Because we do lots of federal criminal cases, many of them here in Atlanta and throughout Georgia, Alabama and Florida, we therefore pay close attention to such matters when they work their way to the United States Supreme Court. One such case is Bailey v. United States, a situation we discussed in an earlier on this blog. Yesterday, in a 6-3 decision written by Justice Kennedy, the Supreme Court agreed with the defense position, holding that when the police are at a location to execute a search warrant, the police do not have the right to stop and then search a person who already left the premises just before they began searching.
The issue in Bailey stems from a prior ruling issued thirty-one years ago, Michigan v. Summers. In that case, the Supreme Court decided that officers executing a search warrant for contraband may detain the occupants of the premises while the search is conducted. However, over the past three decades, there has been a big conflict among federal courts of appeals and state courts of last resort about whether the rule of Summers permits detaining individual who has left the immediate vicinity of the premises before the warrant is executed.
So, the Court yesterday cleared up the conflict in the case of Chunon Bailey. The police had a search warrant for an apartment. While staking it out before executing the warrant, and officers noticed two men leaving the apartment. They followed Mr. Bailey from the apartment to be searched and detained him 0.7 miles away. During the detention, the officers discovered a key to the apartment on Bailey’s person, and he made incriminating statements that linked him to the apartment. The cops then haul everybody back to the apartment, where the search was in progress. In the course of the search, law enforcement located guns and drugs, and Mr. Bailey was later charged with various federal offenses. The federal district court denied Bailey’s motion to suppress the fruits of his detention, and the key was the main evidence used at trial to support the prosecution’s theory that Bailey owned the guns and drugs in the apartment. It must have been a close case, for the docket shows the jury deliberated over the course of three days. However, Bailey was convicted, and based on his extensive prior record, got a 30-year sentence. On appeal he again argued that the police violated the Fourth Amendment when they stopped him many blocks away from the apartment. The Court of Appeals sided with the Government.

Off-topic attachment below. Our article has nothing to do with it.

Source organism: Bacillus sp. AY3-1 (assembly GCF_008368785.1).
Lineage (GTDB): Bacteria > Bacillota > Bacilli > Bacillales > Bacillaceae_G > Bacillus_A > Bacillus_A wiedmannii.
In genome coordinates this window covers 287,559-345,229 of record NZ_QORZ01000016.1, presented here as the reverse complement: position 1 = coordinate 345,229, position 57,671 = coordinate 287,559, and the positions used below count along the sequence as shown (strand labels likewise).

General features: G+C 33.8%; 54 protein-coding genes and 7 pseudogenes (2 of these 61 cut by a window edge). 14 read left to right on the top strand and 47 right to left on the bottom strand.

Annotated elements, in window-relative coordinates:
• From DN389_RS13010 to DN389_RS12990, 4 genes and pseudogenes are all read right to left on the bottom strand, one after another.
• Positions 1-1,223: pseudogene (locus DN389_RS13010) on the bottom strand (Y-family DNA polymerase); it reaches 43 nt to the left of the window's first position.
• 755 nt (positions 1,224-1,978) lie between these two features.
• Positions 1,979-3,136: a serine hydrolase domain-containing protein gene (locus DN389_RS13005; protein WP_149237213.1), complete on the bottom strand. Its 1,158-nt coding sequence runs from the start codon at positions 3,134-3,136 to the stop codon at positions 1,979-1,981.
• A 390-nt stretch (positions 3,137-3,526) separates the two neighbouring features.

In reversing the court of appeals, the Supreme Court held that the rule in Summers is limited to the immediate vicinity of the premises to be searched and does not apply here, where Bailey was stopped almost a mile away. The Summers rule permits officers to detain occupants even when there is no particular suspicion that an individual is involved in criminal activity or poses a specific danger to the officers. Detention is permitted because the character of the additional intrusion caused by detention is slight and because the justifications for detention are substantial. Here, however, Bailey left the apartment before the search began and was detained nearly a mile away. None of the three law enforcement interests identified in Summers applies with the same or similar force to the detention of recent occupants beyond the immediate vicinity of the premises to be searched. Limiting the rule in Summers to searches of current occupants is justified by the interests in executing a safe and efficient search, the decision to detain must be acted upon at the scene of thesearch and not at a later time in a more remote place.
This is a good decision, one which protects individual liberties while also allowing law enforcement to safely execute search warrants. We hope the Supreme Court continues to recognize that we all win in such cases.